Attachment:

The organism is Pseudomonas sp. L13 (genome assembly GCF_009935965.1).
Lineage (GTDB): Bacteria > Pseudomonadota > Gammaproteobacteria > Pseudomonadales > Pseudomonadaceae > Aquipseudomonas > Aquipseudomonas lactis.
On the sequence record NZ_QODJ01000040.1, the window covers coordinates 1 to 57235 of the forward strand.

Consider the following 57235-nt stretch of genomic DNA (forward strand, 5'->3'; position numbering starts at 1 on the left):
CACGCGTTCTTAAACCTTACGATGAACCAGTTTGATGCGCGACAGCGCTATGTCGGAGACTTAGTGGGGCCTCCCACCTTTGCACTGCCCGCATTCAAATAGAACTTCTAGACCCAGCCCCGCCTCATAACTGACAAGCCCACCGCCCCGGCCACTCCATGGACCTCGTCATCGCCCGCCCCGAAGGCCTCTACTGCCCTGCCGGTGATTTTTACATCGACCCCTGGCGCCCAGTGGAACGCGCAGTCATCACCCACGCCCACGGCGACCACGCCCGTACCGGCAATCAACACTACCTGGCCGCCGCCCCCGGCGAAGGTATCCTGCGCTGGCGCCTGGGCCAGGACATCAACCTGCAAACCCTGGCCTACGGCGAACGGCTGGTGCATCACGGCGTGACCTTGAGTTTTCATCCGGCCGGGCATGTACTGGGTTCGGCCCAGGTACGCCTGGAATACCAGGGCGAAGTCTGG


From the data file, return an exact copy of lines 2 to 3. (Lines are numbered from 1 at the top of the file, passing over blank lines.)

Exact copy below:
Lineage (GTDB): Bacteria > Pseudomonadota > Gammaproteobacteria > Pseudomonadales > Pseudomonadaceae > Aquipseudomonas > Aquipseudomonas lactis.
On the sequence record NZ_QODJ01000040.1, the window covers coordinates 1 to 57235 of the forward strand.